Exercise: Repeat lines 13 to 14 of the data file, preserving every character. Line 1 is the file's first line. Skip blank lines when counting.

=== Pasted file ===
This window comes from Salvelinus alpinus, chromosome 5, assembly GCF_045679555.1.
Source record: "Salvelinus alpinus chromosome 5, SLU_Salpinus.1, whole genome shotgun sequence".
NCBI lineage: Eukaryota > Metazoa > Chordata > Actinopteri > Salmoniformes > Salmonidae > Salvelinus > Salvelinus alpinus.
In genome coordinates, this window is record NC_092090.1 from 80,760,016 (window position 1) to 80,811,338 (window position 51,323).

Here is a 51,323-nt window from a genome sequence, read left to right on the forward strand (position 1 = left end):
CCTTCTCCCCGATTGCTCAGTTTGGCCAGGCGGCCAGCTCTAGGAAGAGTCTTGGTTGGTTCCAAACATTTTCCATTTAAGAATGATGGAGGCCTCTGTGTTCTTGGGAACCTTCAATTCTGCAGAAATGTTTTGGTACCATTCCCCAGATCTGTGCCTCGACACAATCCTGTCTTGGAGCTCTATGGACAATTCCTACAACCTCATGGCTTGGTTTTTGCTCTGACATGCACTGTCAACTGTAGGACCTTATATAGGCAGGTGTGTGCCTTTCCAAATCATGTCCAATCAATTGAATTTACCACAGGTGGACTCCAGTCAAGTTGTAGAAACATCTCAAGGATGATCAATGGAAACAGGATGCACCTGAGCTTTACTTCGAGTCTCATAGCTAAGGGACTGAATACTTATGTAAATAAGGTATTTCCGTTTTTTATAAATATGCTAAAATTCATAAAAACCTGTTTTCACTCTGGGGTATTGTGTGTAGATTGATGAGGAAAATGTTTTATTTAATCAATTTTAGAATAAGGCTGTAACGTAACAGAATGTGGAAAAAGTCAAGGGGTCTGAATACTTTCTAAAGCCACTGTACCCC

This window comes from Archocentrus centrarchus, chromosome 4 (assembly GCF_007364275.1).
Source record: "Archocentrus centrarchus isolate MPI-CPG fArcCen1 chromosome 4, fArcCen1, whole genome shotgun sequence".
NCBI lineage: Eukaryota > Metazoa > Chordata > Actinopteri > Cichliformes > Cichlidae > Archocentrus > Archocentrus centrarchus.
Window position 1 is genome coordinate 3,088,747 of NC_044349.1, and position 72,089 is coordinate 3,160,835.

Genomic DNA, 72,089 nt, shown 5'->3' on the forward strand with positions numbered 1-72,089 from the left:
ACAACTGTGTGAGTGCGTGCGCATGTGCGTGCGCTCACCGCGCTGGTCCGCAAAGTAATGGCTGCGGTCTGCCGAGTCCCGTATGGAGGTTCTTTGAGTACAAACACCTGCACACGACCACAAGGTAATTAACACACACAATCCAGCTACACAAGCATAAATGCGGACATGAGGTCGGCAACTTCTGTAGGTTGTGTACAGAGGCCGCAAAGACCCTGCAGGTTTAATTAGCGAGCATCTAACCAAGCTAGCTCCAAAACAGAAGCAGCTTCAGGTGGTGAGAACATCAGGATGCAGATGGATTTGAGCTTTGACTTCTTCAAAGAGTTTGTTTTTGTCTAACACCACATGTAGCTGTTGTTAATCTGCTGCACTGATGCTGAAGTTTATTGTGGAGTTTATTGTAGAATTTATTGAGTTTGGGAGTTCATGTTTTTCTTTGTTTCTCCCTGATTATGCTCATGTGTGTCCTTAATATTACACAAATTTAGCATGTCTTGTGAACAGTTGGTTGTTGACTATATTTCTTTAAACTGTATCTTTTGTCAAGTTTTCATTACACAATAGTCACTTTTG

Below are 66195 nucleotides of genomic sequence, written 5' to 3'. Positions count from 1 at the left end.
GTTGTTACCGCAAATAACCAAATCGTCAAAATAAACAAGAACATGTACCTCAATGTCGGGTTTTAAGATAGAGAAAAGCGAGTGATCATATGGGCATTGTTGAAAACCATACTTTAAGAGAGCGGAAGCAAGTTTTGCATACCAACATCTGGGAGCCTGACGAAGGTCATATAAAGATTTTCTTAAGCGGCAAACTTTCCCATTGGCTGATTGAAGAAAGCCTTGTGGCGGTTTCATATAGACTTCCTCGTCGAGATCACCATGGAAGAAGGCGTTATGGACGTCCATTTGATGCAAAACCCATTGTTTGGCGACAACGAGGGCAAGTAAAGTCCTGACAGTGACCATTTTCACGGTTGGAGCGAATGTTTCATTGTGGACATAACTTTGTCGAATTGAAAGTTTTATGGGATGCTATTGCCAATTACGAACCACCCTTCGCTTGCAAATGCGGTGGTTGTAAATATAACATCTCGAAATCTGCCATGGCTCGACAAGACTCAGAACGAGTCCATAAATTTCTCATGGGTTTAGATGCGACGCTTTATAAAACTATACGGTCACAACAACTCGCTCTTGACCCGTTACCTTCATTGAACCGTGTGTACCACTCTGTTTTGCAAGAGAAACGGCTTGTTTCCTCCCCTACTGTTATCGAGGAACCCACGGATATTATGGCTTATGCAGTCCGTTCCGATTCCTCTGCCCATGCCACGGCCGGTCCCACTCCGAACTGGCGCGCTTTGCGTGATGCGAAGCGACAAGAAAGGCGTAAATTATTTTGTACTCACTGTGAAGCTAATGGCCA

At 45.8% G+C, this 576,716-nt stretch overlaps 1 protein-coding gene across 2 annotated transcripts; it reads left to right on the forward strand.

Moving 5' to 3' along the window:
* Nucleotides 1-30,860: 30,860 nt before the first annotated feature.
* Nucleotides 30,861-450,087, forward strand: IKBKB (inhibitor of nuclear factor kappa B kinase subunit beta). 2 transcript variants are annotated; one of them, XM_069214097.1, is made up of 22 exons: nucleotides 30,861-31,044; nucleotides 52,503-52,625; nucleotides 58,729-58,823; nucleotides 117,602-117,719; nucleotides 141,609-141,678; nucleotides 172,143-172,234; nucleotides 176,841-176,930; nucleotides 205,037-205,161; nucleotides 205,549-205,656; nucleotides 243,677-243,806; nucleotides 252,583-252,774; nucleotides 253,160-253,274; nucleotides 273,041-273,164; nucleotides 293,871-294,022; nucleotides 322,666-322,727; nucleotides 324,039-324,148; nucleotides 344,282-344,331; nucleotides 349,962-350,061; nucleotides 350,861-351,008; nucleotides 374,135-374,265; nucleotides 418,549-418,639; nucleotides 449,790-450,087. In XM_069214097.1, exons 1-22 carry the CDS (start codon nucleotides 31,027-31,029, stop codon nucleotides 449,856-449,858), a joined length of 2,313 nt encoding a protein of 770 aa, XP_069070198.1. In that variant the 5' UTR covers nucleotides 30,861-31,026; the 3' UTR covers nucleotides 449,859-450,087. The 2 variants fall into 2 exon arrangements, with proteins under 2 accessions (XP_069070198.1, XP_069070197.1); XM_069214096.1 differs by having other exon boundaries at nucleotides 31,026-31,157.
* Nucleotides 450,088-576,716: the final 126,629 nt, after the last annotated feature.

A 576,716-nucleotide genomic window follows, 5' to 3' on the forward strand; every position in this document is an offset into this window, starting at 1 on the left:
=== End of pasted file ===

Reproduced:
Below are 66195 nucleotides of genomic sequence, written 5' to 3'. Positions count from 1 at the left end.
GTTGTTACCGCAAATAACCAAATCGTCAAAATAAACAAGAACATGTACCTCAATGTCGGGTTTTAAGATAGAGAAAAGCGAGTGATCATATGGGCATTGTTGAAAACCATACTTTAAGAGAGCGGAAGCAAGTTTTGCATACCAACATCTGGGAGCCTGACGAAGGTCATATAAAGATTTTCTTAAGCGGCAAACTTTCCCATTGGCTGATTGAAGAAAGCCTTGTGGCGGTTTCATATAGACTTCCTCGTCGAGATCACCATGGAAGAAGGCGTTATGGACGTCCATTTGATGCAAAACCCATTGTTTGGCGACAACGAGGGCAAGTAAAGTCCTGACAGTGACCATTTTCACGGTTGGAGCGAATGTTTCATTGTGGACATAACTTTGTCGAATTGAAAGTTTTATGGGATGCTATTGCCAATTACGAACCACCCTTCGCTTGCAAATGCGGTGGTTGTAAATATAACATCTCGAAATCTGCCATGGCTCGACAAGACTCAGAACGAGTCCATAAATTTCTCATGGGTTTAGATGCGACGCTTTATAAAACTATACGGTCACAACAACTCGCTCTTGACCCGTTACCTTCATTGAACCGTGTGTACCACTCTGTTTTGCAAGAGAAACGGCTTGTTTCCTCCCCTACTGTTATCGAGGAACCCACGGATATTATGGCTTATGCAGTCCGTTCCGATTCCTCTGCCCATGCCACGGCCGGTCCCACTCCGAACTGGCGCGCTTTGCGTGATGCGAAGCGACAAGAAAGGCGTAAATTATTTTGTACTCACTGTGAAGCTAATGGCCA